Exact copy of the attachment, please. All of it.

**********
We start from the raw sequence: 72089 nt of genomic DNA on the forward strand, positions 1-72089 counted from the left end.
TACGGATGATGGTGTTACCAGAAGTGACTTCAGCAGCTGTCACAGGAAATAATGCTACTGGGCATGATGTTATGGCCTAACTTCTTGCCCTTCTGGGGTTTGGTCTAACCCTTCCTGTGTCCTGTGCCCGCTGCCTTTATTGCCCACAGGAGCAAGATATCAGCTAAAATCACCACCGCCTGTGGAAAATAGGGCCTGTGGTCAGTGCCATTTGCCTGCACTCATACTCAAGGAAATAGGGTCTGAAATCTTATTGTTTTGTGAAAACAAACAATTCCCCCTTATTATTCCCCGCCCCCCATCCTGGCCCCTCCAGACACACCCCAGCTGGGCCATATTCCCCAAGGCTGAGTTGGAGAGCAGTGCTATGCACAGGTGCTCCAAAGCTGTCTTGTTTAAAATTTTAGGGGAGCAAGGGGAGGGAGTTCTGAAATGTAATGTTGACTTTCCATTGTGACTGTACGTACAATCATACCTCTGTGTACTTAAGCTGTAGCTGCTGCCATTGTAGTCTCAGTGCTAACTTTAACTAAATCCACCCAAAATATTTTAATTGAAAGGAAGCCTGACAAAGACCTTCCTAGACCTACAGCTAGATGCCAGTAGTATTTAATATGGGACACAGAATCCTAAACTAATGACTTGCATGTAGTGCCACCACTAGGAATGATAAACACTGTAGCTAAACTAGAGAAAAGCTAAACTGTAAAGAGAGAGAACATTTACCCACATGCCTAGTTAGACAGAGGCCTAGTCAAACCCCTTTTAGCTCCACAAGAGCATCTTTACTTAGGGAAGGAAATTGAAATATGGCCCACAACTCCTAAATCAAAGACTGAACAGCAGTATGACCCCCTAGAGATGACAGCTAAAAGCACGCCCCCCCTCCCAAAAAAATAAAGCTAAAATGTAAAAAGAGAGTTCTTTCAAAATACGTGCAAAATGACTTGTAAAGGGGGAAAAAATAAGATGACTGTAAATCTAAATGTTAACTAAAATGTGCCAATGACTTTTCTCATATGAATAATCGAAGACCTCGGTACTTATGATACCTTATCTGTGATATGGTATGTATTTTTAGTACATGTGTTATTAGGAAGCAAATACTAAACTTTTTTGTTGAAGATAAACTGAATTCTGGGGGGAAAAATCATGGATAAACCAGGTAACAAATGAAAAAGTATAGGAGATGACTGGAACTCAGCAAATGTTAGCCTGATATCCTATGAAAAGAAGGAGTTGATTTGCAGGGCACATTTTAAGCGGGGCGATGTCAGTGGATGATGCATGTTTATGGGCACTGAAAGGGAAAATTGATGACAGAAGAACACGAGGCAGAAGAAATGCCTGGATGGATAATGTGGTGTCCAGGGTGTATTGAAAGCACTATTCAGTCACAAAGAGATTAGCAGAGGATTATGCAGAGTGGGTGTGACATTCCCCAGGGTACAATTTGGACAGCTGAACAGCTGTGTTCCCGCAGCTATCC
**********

We start from the raw sequence: 72089 nt of genomic DNA on the forward strand, positions 1-72089 counted from the left end.
TACGGATGATGGTGTTACCAGAAGTGACTTCAGCAGCTGTCACAGGAAATAATGCTACTGGGCATGATGTTATGGCCTAACTTCTTGCCCTTCTGGGGTTTGGTCTAACCCTTCCTGTGTCCTGTGCCCGCTGCCTTTATTGCCCACAGGAGCAAGATATCAGCTAAAATCACCACCGCCTGTGGAAAATAGGGCCTGTGGTCAGTGCCATTTGCCTGCACTCATACTCAAGGAAATAGGGTCTGAAATCTTATTGTTTTGTGAAAACAAACAATTCCCCCTTATTATTCCCCGCCCCCCATCCTGGCCCCTCCAGACACACCCCAGCTGGGCCATATTCCCCAAGGCTGAGTTGGAGAGCAGTGCTATGCACAGGTGCTCCAAAGCTGTCTTGTTTAAAATTTTAGGGGAGCAAGGGGAGGGAGTTCTGAAATGTAATGTTGACTTTCCATTGTGACTGTACGTACAATCATACCTCTGTGTACTTAAGCTGTAGCTGCTGCCATTGTAGTCTCAGTGCTAACTTTAACTAAATCCACCCAAAATATTTTAATTGAAAGGAAGCCTGACAAAGACCTTCCTAGACCTACAGCTAGATGCCAGTAGTATTTAATATGGGACACAGAATCCTAAACTAATGACTTGCATGTAGTGCCACCACTAGGAATGATAAACACTGTAGCTAAACTAGAGAAAAGCTAAACTGTAAAGAGAGAGAACATTTACCCACATGCCTAGTTAGACAGAGGCCTAGTCAAACCCCTTTTAGCTCCACAAGAGCATCTTTACTTAGGGAAGGAAATTGAAATATGGCCCACAACTCCTAAATCAAAGACTGAACAGCAGTATGACCCCCTAGAGATGACAGCTAAAAGCACGCCCCCCCTCCCAAAAAAATAAAGCTAAAATGTAAAAAGAGAGTTCTTTCAAAATACGTGCAAAATGACTTGTAAAGGGGGAAAAAATAAGATGACTGTAAATCTAAATGTTAACTAAAATGTGCCAATGACTTTTCTCATATGAATAATCGAAGACCTCGGTACTTATGATACCTTATCTGTGATATGGTATGTATTTTTAGTACATGTGTTATTAGGAAGCAAATACTAAACTTTTTTGTTGAAGATAAACTGAATTCTGGGGGGAAAAATCATGGATAAACCAGGTAACAAATGAAAAAGTATAGGAGATGACTGGAACTCAGCAAATGTTAGCCTGATATCCTATGAAAAGAAGGAGTTGATTTGCAGGGCACATTTTAAGCGGGGCGATGTCAGTGGATGATGCATGTTTATGGGCACTGAAAGGGAAAATTGATGACAGAAGAACACGAGGCAGAAGAAATGCCTGGATGGATAATGTGGTGTCCAGGGTGTATTGAAAGCACTATTCAGTCACAAAGAGATTAGCAGAGGATTATGCAGAGTGGGTGTGACATTCCCCAGGGTACAATTTGGACAGCTGAACAGCTGTGTTCCCGCAGCTATCC